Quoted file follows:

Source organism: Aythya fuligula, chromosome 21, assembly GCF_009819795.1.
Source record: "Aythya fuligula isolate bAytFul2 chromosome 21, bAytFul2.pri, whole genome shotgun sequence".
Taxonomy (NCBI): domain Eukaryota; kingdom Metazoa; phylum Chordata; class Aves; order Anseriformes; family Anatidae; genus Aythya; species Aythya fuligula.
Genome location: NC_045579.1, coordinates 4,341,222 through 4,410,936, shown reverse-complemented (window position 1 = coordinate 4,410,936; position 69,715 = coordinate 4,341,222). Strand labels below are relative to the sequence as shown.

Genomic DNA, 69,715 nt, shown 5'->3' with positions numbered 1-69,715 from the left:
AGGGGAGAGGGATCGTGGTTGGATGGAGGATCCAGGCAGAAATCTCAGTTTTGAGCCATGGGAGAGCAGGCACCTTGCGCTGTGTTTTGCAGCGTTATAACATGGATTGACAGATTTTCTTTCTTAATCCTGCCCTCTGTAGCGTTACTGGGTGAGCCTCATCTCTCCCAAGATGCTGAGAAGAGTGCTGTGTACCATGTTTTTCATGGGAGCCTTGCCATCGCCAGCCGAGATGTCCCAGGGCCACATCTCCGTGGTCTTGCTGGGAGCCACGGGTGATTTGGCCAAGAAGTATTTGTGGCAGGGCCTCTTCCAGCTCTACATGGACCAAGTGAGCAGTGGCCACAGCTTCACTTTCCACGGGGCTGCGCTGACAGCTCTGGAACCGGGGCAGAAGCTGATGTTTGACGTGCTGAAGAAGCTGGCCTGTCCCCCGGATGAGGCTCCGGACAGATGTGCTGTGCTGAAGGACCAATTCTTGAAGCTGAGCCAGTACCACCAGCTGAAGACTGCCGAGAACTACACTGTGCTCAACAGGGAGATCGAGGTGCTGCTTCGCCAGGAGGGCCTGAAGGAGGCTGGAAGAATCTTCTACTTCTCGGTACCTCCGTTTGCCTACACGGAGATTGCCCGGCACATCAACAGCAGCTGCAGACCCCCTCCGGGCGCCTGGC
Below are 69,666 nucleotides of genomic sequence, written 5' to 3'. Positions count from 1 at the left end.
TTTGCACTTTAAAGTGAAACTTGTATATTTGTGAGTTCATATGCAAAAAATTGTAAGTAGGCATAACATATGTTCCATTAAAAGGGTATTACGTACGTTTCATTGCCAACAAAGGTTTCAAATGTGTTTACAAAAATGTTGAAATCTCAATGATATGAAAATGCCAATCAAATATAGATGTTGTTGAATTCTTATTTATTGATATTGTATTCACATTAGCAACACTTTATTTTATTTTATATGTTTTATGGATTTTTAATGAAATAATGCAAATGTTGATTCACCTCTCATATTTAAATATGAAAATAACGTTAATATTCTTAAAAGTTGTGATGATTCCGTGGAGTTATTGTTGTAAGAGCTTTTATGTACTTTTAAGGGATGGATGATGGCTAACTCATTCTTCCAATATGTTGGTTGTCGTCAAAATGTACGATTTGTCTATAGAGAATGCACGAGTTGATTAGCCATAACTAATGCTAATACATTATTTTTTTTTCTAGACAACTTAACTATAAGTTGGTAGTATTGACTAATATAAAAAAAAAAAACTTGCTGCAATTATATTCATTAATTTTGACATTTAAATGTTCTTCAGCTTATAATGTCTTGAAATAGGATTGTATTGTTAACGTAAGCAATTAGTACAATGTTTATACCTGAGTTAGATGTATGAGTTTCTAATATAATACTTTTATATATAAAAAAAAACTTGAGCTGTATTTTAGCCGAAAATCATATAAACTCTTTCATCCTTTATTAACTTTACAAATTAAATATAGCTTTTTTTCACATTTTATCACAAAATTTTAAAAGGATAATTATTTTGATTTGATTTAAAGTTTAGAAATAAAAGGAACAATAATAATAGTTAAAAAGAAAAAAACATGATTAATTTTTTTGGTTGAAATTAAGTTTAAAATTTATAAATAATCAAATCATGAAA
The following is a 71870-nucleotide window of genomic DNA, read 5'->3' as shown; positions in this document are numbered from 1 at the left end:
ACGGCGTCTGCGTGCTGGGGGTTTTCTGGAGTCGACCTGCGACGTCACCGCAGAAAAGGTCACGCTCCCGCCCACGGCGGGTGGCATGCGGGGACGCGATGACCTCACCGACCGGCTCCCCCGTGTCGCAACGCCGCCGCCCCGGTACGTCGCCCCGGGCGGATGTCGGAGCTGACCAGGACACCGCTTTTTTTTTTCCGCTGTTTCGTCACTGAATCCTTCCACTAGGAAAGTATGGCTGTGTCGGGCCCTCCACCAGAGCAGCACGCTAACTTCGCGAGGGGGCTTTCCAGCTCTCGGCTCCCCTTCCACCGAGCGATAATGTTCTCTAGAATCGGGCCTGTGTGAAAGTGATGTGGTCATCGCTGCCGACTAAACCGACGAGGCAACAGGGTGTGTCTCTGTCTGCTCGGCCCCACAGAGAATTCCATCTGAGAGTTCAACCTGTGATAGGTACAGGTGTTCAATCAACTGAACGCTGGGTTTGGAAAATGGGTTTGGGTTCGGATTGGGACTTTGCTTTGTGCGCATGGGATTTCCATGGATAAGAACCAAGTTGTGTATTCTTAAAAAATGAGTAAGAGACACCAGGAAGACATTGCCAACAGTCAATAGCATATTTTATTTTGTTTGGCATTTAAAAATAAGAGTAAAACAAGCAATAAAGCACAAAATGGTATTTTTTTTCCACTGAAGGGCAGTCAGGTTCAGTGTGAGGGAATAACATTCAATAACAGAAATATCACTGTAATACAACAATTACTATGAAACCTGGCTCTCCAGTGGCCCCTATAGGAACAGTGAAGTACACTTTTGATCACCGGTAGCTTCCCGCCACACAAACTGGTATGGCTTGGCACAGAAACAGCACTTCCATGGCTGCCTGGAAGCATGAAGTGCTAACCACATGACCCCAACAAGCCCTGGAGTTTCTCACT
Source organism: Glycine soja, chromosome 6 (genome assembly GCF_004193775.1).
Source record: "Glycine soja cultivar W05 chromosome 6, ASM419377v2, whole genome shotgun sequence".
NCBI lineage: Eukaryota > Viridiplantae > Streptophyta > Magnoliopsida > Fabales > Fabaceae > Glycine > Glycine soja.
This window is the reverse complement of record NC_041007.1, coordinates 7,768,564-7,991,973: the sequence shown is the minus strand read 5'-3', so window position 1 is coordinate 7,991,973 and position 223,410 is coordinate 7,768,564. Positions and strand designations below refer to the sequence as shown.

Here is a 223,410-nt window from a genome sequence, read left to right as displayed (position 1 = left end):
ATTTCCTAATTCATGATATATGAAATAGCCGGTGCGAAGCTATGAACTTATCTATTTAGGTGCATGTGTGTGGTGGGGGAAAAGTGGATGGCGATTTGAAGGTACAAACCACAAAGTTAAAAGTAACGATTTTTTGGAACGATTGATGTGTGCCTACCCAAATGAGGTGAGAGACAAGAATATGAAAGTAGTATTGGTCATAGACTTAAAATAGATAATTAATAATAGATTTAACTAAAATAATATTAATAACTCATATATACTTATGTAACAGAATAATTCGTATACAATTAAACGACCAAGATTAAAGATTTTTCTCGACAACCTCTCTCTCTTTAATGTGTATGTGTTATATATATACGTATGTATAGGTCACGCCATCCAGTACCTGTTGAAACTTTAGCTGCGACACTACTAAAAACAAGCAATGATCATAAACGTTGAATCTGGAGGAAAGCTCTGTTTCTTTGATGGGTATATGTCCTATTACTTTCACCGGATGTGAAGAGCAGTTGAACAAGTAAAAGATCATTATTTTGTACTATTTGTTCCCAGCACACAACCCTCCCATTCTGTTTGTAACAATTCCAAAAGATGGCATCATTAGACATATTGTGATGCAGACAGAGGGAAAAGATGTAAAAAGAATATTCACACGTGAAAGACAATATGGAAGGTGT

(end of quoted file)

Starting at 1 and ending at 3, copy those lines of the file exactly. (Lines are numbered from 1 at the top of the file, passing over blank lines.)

Source organism: Aythya fuligula, chromosome 21, assembly GCF_009819795.1.
Source record: "Aythya fuligula isolate bAytFul2 chromosome 21, bAytFul2.pri, whole genome shotgun sequence".
Taxonomy (NCBI): domain Eukaryota; kingdom Metazoa; phylum Chordata; class Aves; order Anseriformes; family Anatidae; genus Aythya; species Aythya fuligula.